Thank You, Stephen Jones

DrStephenJones-200x300I had a unique vantage point for today’s announcement from Stephen Jones that he would step down due to his ongoing health trials (see official word from BJU here). I was sitting on the FMA platform behind him waiting to receive my ten-year service award (a cool Seiko solar watch with the new BJU emblem on it!).

I suppose what was unique about my vantage point was mainly that I could see Dr. Jones’ back and nothing else, but I still felt closer to the action somehow. And there on that stage I could feel the genuine love Stephen Jones expressed to the Lord and to the student body. I also, sitting up close, felt I was not watching a scripted show but a genuine outpouring of a heart that wanted to please God. I can say the same for Larry Jackson, BJU board chair, and his gracious comments to Stephen.

There are unhelpful things that can be said on social media about Dr. Jones’ departure. I’m sure they’re being typed as I type. I’m going to do my best not to run across them. But may I be permitted a simple public thank you to this public figure? (Although my blog is about as public as a given drop in the ocean.) Now that he’s not going to be my boss anymore, maybe I won’t sound like a toady, but like what I am: a fellow Christian who has prayed for him for years.

Thank you, Dr. Jones, for your faithful leadership even through three years of sickness. You stayed upbeat by God’s grace, and you made as lasting an impact on the students through your response to trial as you did through your policies. I see God’s grace in you, and I believe you have done BJU a great deal of good. I will faithfully pray, as you asked, for the BJU executive board as they search for what is one sense an impossibility: a replacement for you.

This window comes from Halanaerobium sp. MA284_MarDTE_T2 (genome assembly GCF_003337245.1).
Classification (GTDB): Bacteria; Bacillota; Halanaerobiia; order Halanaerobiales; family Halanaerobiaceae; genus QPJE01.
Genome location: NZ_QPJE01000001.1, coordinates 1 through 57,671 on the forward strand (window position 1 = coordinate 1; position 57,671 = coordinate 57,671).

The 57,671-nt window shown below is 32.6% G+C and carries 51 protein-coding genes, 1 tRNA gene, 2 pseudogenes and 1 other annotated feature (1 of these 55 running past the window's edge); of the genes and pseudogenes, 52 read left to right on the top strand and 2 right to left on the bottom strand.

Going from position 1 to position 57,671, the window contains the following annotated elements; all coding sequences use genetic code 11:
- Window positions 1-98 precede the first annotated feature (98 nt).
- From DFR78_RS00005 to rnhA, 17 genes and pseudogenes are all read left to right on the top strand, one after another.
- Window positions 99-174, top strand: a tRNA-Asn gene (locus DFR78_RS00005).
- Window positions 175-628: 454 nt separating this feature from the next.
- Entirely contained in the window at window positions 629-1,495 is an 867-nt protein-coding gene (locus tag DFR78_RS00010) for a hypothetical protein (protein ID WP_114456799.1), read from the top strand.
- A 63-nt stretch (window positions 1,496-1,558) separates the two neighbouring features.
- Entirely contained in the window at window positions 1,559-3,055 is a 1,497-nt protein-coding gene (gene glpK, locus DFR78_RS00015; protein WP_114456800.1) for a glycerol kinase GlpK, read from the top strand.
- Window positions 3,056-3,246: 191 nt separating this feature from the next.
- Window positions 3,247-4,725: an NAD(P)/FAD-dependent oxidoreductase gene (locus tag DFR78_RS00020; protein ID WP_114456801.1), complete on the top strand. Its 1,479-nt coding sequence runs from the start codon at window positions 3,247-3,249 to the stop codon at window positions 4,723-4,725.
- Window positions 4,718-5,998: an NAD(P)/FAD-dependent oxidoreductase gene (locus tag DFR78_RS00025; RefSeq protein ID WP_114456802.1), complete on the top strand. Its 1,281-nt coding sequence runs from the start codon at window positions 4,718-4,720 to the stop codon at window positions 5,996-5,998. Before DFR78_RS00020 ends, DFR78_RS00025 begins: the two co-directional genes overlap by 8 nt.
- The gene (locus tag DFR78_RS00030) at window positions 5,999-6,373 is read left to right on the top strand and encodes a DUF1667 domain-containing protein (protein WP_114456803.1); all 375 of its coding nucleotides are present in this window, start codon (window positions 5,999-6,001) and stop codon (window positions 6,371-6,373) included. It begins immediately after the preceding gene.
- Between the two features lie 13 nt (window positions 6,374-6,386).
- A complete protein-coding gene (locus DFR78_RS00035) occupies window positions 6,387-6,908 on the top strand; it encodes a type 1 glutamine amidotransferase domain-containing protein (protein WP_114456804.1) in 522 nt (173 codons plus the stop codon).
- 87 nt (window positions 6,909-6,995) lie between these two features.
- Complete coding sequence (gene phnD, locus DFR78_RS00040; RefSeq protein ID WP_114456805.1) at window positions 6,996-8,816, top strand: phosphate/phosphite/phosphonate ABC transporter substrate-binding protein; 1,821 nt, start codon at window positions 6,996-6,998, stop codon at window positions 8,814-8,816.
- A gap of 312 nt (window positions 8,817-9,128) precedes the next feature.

Mark Ward

PhD in NT; theological writer for Faithlife; former high school Bible textbook author for BJU Press; husband; father; ultimate frisbee player; member of the body of Christ.


  1. Luke Seelenbinder on December 14, 2013 at 1:08 am

    I feel the need to concur.

    I cannot begin to imagine what the toll of the last few years has been on him, his family, and, by extension, the entire university family. Stephen isn’t perfect (he would seem to be the first to tell you), but that’s not what we could or should expect. He, by all accounts, remained humble and focused on the goal of serving a great God and Savior; I pray he will continue. Yes, there have been moments of pain, joy, and sorrow through his tenure, but C’est la vie, as the French would say. God has remained and will remain faithful to his children and his church. We can only trust and pray that this institution (and Stephen, were he to part ways) will be the same: faithful to God’s children and God’s church. Thank you for writing your support—and thank you, Stephen.

  2. Duncan Johnson on December 14, 2013 at 6:33 pm

    Mark, thanks for this.

  3. Chris on December 15, 2013 at 11:38 pm

    Excellent. Thank you.

Leave a Reply